In the summer of 1922, MAE WEST was starring in "The Ginger Box Revue" and it was a musical designed to showcase her special talents.
• • Since Larry Ceballos had collaborated before with the Austrian composer Arthur H. Gutman [1891 — 1945], the shifty Paul Dupont managed to drag both of these worthy gentlemen onboard for his ill-starred maiden voyage.
• • The libretto credit for "The Ginger Box Review"  went to Paul Dupont, and the music credit went to Arthur H. Gutman. Promotional material printed by Jerome H. Remick & Co. indicated the first number was to be Mae's introductory song "Come Over" followed by "Canoodle-Ooodle-Oo," then "Eugene O'Neill, You've Put a Curse on Broadway" — — also meant for Mae. Four more songs were prepared for either a soloist or the ensemble; these were: "California Poppy," "Sister Teams," "Big Chief Hooch," and "Cottage for Two."
• • Born in Vienna in the month of August — — on 27 August 1891 — — Gutman worked his way to the West Coast and was hired in Tinseltown for the MGM Studios, serving as musical director and composer for a few dozen films during the 1930s and 1940s, often with a German theme. How popular were those during the WW2 era?
• • Gutman was only 54 when he died in Los Angeles on 3 September 1945 and was laid to rest in the Hollywood Forever Cemetery.
• • Mae West on the Bookshelf • •
• • Published in June 1997 (in hardcover) by Farrar, Straus & Giroux is the wonderful biography Becoming Mae West by Emily Wortis Leider. Masterfully written by this California poet.
• • Library Journal's reviewer said: Exhaustive research, fine writing, and a keen appreciation of Mae West's own bawdy wit inform this energetic and erudite biography of the flamboyant vaudeville, theater and film star. Brooklyn-born West (1893 — 1980) made her own way in show business at a very early age, taking charge of her career, taking whomever she wanted into her bed (she never spent the night in someone else's if she could avoid it) and, through sheer willpower, working her way up to become a film star and sex symbol in her 40s. ...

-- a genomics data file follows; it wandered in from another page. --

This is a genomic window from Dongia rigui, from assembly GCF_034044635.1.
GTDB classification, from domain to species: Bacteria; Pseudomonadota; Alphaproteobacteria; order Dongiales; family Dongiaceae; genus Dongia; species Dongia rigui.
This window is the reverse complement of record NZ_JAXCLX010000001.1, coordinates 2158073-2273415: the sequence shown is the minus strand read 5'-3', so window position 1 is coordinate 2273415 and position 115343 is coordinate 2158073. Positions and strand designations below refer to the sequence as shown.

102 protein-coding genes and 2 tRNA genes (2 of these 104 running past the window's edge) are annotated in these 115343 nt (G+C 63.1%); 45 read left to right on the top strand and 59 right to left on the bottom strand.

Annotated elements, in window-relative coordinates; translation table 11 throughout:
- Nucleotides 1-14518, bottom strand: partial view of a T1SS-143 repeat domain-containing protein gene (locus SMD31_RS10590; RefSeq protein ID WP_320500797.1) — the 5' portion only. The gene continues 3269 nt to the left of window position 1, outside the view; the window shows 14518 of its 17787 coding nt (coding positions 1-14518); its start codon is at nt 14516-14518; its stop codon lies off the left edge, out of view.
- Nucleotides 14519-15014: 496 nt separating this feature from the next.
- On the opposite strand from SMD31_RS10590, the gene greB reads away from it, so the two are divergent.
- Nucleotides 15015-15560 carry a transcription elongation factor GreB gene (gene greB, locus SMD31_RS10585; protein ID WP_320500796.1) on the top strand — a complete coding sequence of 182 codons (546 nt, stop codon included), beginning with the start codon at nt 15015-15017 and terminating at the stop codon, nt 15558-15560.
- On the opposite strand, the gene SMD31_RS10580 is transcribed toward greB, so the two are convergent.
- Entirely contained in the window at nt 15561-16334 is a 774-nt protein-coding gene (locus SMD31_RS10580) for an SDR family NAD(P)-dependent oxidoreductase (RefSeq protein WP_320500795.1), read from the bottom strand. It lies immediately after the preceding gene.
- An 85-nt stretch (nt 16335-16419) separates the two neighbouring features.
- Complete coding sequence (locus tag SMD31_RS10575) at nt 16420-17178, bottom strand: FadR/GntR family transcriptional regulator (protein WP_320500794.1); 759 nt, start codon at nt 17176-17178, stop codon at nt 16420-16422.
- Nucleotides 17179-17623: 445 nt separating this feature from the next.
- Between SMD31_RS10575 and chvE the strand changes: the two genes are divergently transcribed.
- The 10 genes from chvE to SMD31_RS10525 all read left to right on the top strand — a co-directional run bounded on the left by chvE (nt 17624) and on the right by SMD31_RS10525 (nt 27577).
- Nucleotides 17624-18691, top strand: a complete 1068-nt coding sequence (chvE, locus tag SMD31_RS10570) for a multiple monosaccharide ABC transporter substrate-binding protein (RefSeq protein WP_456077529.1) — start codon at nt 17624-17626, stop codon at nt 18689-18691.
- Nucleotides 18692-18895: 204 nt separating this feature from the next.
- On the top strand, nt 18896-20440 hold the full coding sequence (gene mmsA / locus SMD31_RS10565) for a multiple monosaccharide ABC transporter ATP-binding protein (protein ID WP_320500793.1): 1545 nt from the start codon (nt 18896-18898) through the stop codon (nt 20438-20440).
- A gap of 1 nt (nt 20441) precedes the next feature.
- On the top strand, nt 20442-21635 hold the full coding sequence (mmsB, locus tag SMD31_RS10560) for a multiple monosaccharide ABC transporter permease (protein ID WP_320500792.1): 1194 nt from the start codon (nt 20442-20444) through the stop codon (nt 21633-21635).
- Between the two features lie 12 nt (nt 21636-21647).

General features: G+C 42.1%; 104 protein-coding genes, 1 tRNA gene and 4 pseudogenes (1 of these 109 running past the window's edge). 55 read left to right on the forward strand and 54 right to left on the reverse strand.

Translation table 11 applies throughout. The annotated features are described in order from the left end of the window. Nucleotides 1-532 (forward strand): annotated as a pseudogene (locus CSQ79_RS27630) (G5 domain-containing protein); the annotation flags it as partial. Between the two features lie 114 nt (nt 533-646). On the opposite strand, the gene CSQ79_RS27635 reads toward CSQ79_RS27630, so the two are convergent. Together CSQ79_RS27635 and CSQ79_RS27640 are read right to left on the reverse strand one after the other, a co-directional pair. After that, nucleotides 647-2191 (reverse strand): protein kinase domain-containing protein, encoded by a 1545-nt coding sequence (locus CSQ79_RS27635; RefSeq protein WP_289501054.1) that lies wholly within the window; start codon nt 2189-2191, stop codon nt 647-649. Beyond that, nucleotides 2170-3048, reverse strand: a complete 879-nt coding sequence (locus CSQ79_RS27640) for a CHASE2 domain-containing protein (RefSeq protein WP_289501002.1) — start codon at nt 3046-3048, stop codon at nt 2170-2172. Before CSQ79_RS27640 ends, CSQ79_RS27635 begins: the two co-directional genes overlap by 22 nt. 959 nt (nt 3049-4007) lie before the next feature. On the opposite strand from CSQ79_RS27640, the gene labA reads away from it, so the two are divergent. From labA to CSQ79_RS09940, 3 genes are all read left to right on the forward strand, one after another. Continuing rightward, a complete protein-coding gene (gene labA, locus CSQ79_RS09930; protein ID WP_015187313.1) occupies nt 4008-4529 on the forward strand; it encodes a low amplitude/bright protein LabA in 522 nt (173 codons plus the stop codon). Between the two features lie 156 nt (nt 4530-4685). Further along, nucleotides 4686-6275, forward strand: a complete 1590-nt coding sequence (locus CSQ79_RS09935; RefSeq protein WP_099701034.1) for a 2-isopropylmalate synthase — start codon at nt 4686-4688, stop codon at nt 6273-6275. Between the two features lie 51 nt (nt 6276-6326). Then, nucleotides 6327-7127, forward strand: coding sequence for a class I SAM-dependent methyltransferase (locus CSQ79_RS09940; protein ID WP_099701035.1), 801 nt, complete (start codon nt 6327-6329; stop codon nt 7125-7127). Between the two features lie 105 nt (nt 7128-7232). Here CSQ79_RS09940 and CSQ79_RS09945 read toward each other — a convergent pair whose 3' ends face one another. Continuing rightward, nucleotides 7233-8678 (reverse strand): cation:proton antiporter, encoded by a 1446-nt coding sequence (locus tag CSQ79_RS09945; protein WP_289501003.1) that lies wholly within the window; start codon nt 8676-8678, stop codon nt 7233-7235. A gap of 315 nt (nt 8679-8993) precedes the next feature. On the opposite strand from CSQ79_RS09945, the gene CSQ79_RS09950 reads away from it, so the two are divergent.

• • In Her Own Words • •
• • Mae West wrote this: "There are no good girls gone wrong — — just bad girls found out."
• • Quote, Unquote • •
• • Veteran designer Vicky Tiel, now 67, knows how to make women look good and she studied the style of iconic actresses like Mae West.
• • Vicky Tiel told a N.Y. Post reporter: Use white to create the goddess look. “The leading lady wears white,” Tiel says. “It’s a power dress to catch the eye. Raquel Welch knew that secret. And Mae West knew the power of white. If you’re going to a party, and you wear a white drape dress, not only will the guy like you, but you’ll be the star of the room." . . .
• • Source: Article: "Iconic Iconic style arbiter Vicky Tiel tells you what to put on before you take it all off" written by Mandy Stadtmiller for The N.Y. Post; posted on 21 August 2011
• • By the Numbers • •
• • The Mae West Blog was started seven years ago in July 2004. You are reading the 2035th blog post. Unlike many blogs, which draw upon reprinted content from a newspaper or a magazine and/ or summaries, links, or photos, the mainstay of this blog is its fresh material focused on the life and career of Mae West, herself an American original.
• • Come up and see Mae every day online: http://MaeWest.blogspot.com/
• • Photo: • • Mae West • • Mae's opening number in 1922 • •
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